He was much more than that to me this time around. Dan was at work when the tornado hit. I called him and told him the roof was gone. “I’ll be there,” he said. Although his work is only about three or four miles away, it took him an hour to reach me. He drove into our plat until he couldn’t drive anymore, blocked by downed power lines. Then he set off on foot.

It was midnight dark and all the landmarks were gone, as the many trees had fallen or been blown away. It took him an hour to navigate that last half mile. He crawled over huge tree trunks. He fell backward into a creek. He clawed his way up a muddy bank. He lost track of where he was in relation to the house. He had no flashlight. 

But he got to me and we huddled together amongst the dust, dirt, and insulation until the rescue people came. He looked after me at the shelter, made sure I ate and got a shower, and generally acted as my interface with the Red Cross and church volunteers until we left there for a hotel, where we stayed for almost a week.

Meanwhile, back at the house, our cats remained. Every day we had to go to the shell of our home, give Toby and Dushenka food and water, and make sure they were still okay. We couldn’t get them out of the house for days because there was no way to carry them through the obstacle course of trees, branches, utility cables, roofing, boards, and other debris.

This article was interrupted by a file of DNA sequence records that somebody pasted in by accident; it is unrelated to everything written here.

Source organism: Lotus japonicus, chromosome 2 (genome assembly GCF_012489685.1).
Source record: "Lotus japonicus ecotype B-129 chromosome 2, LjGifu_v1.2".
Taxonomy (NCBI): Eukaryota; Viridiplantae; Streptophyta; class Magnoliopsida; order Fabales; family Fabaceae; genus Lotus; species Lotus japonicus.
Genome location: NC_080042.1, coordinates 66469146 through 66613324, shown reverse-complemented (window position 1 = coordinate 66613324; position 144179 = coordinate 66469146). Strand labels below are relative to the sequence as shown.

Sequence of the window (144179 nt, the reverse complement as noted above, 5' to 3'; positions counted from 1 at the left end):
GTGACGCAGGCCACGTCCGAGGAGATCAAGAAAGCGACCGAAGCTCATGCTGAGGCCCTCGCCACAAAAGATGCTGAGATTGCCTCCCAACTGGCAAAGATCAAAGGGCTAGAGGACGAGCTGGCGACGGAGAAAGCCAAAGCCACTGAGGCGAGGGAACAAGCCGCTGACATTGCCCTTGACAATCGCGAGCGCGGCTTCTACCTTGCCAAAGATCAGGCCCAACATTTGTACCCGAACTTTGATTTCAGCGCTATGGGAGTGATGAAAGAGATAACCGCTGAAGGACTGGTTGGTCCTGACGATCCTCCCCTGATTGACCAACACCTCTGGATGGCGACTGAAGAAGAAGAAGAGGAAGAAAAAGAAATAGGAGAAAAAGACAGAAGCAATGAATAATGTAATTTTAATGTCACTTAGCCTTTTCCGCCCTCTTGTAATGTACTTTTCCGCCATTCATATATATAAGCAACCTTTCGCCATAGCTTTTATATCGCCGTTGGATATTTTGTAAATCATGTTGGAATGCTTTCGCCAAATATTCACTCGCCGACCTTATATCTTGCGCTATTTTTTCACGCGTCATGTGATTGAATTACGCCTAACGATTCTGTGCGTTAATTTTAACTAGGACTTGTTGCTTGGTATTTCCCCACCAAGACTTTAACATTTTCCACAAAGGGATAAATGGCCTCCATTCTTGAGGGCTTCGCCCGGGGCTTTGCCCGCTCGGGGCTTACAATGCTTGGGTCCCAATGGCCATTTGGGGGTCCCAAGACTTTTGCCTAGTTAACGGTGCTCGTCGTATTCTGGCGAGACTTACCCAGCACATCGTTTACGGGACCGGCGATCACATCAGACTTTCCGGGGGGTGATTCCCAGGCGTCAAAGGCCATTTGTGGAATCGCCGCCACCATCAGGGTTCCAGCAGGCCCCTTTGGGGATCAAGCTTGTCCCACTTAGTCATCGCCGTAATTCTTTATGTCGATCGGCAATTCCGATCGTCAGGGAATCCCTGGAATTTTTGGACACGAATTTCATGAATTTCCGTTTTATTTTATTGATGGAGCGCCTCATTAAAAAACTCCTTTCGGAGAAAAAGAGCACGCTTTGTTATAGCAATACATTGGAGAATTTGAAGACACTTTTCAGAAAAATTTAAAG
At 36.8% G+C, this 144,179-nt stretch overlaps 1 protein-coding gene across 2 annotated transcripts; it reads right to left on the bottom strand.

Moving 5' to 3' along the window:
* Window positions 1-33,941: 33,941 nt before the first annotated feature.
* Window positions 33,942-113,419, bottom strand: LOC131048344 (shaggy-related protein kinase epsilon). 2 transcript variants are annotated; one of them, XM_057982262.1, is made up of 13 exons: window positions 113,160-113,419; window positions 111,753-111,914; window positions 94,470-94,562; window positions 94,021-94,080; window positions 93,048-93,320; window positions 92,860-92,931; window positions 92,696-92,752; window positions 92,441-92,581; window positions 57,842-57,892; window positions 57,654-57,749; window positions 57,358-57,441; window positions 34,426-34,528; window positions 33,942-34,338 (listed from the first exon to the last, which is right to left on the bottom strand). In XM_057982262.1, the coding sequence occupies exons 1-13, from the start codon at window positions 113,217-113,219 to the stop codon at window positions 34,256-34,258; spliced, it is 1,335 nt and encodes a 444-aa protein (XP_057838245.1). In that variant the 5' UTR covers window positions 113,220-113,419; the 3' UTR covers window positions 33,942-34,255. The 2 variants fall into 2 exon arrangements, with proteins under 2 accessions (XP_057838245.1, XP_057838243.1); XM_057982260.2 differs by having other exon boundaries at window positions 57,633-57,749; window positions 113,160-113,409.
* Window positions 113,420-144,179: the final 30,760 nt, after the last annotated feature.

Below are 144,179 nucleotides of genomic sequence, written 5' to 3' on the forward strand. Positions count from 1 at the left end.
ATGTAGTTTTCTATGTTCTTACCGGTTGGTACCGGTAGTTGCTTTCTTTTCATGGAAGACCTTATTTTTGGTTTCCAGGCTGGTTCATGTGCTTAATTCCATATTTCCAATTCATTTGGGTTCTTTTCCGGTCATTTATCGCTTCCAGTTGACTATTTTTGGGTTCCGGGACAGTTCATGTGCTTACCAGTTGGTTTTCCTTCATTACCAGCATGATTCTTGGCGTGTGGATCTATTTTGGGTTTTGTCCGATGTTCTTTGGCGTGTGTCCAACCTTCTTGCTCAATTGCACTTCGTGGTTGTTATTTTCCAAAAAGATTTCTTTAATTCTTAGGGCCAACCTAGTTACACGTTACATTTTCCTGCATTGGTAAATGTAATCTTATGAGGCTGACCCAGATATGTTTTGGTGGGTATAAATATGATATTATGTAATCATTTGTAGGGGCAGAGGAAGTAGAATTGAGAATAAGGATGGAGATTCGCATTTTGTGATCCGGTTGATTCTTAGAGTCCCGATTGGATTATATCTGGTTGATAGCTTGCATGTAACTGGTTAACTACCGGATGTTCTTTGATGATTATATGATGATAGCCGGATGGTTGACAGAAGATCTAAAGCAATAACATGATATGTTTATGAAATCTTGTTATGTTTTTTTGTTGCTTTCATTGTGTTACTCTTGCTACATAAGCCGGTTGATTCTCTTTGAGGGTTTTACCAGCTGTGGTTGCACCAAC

Days later a path to the house was cleared and we were able to rescue them. The motel where we were living did not allow pets, but our vet agreed to board them as long as necessary and our insurance agreed to pay for it. They were treated for the difficulties they suffered from having tried to clean their fur when it was matted with insulation. We were their emotional support animals, visiting them and loving them, and playing with them, and making sure they got good care. They needed us and caring for them gave us something to focus on besides ourselves and the devastation in our lives.

Finally, we were moved to a hotel that was pet-friendly and our little family was reunited. It really is an emotional comfort to have our cats with us again, sleeping on the bed with us, exploring the room, and returning that little bit of peace and normality to us. It’s now less of just a hotel room and more of a temporary home.

In a way, taking care of the cats has provided emotional support for us as well. When we need comfort, there is someone there to respond with affection and trust. When we are lonely, there is another being there to pet and cuddle. When we get short-tempered, we can find solace and distraction in their purring.